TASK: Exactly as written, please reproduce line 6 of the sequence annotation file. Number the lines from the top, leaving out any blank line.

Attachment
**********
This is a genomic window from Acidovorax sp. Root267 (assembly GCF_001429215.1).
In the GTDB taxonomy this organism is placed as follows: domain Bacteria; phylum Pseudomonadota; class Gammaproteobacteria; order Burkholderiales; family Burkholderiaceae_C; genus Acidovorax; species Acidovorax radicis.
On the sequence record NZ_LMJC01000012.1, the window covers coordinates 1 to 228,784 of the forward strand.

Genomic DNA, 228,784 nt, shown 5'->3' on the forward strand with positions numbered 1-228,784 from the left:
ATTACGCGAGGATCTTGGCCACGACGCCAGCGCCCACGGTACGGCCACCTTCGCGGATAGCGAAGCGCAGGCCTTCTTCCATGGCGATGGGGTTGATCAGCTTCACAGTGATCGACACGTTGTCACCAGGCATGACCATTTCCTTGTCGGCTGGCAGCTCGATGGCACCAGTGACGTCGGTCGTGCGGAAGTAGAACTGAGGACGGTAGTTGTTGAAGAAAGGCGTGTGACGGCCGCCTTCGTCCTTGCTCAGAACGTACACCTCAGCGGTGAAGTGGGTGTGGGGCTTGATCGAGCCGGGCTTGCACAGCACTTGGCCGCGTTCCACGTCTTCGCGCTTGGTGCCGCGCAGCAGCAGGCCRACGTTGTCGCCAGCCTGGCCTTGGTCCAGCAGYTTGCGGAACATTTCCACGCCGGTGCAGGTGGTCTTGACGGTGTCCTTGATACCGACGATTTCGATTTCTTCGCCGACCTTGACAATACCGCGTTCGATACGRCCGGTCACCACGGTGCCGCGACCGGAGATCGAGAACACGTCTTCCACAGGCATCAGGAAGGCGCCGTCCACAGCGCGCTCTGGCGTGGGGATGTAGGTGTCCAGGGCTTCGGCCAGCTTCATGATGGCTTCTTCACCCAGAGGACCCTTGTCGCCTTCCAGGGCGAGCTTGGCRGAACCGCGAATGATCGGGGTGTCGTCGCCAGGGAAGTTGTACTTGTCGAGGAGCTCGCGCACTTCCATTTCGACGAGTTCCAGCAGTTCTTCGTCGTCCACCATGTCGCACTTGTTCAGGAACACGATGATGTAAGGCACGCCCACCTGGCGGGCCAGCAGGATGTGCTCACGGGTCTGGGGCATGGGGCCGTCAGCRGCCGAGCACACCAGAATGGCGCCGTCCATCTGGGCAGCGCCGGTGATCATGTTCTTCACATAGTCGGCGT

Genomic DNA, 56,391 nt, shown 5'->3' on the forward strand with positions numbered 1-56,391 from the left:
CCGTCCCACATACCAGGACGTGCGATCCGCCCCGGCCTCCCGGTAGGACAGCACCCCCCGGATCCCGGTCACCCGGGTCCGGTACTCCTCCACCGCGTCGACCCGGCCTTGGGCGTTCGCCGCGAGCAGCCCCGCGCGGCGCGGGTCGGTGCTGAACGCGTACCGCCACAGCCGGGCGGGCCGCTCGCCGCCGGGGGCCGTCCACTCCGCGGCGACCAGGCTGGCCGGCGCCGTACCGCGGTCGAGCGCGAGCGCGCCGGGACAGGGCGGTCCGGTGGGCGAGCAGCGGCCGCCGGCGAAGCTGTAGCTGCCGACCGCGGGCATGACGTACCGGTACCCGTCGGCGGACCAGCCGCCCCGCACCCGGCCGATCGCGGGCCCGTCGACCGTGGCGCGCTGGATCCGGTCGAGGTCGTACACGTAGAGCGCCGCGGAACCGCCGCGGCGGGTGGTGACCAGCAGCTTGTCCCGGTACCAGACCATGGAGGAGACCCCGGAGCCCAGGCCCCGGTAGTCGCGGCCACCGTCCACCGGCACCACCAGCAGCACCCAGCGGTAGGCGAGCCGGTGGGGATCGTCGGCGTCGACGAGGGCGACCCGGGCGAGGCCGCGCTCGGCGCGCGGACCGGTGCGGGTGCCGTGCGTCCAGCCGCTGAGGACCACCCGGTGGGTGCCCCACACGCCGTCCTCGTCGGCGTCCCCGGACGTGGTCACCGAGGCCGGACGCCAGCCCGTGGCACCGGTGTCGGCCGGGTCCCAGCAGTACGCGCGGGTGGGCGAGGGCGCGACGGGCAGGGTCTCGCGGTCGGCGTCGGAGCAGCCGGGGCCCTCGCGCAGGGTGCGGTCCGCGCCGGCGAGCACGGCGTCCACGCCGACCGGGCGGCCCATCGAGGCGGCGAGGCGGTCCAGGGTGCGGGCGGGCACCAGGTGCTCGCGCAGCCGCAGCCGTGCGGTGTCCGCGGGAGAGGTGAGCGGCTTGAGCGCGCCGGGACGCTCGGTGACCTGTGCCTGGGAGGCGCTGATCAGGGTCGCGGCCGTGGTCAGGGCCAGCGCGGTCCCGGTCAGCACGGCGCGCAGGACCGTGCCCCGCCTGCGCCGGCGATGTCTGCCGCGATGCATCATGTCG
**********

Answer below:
Genomic DNA, 56,391 nt, shown 5'->3' on the forward strand with positions numbered 1-56,391 from the left: